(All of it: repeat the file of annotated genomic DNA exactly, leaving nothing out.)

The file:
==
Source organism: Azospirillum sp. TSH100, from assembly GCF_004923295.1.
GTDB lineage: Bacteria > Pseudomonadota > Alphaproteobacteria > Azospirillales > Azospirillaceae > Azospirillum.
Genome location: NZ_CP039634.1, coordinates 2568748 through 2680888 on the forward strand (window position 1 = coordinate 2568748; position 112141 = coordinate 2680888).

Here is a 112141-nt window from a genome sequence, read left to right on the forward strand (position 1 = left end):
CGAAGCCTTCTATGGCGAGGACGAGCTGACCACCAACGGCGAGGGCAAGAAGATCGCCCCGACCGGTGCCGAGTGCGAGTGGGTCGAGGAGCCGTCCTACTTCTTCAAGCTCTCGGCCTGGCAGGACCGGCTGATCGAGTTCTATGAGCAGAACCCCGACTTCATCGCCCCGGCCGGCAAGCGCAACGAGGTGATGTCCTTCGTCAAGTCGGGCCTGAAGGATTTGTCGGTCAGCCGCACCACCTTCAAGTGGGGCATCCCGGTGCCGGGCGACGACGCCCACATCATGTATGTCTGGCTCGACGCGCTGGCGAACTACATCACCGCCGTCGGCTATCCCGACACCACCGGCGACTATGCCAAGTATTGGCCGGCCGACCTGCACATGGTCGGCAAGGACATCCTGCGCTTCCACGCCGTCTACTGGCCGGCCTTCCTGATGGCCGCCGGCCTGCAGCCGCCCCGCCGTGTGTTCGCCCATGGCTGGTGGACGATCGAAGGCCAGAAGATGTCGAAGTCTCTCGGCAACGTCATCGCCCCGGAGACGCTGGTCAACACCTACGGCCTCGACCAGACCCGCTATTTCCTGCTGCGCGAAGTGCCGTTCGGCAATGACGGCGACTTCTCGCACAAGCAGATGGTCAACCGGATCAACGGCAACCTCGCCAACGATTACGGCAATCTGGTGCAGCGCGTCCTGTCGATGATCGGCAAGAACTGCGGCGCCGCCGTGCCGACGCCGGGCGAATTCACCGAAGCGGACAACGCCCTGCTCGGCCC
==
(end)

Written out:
Source organism: Azospirillum sp. TSH100, from assembly GCF_004923295.1.
GTDB lineage: Bacteria > Pseudomonadota > Alphaproteobacteria > Azospirillales > Azospirillaceae > Azospirillum.
Genome location: NZ_CP039634.1, coordinates 2568748 through 2680888 on the forward strand (window position 1 = coordinate 2568748; position 112141 = coordinate 2680888).

Here is a 112141-nt window from a genome sequence, read left to right on the forward strand (position 1 = left end):
CGAAGCCTTCTATGGCGAGGACGAGCTGACCACCAACGGCGAGGGCAAGAAGATCGCCCCGACCGGTGCCGAGTGCGAGTGGGTCGAGGAGCCGTCCTACTTCTTCAAGCTCTCGGCCTGGCAGGACCGGCTGATCGAGTTCTATGAGCAGAACCCCGACTTCATCGCCCCGGCCGGCAAGCGCAACGAGGTGATGTCCTTCGTCAAGTCGGGCCTGAAGGATTTGTCGGTCAGCCGCACCACCTTCAAGTGGGGCATCCCGGTGCCGGGCGACGACGCCCACATCATGTATGTCTGGCTCGACGCGCTGGCGAACTACATCACCGCCGTCGGCTATCCCGACACCACCGGCGACTATGCCAAGTATTGGCCGGCCGACCTGCACATGGTCGGCAAGGACATCCTGCGCTTCCACGCCGTCTACTGGCCGGCCTTCCTGATGGCCGCCGGCCTGCAGCCGCCCCGCCGTGTGTTCGCCCATGGCTGGTGGACGATCGAAGGCCAGAAGATGTCGAAGTCTCTCGGCAACGTCATCGCCCCGGAGACGCTGGTCAACACCTACGGCCTCGACCAGACCCGCTATTTCCTGCTGCGCGAAGTGCCGTTCGGCAATGACGGCGACTTCTCGCACAAGCAGATGGTCAACCGGATCAACGGCAACCTCGCCAACGATTACGGCAATCTGGTGCAGCGCGTCCTGTCGATGATCGGCAAGAACTGCGGCGCCGCCGTGCCGACGCCGGGCGAATTCACCGAAGCGGACAACGCCCTGCTCGGCCC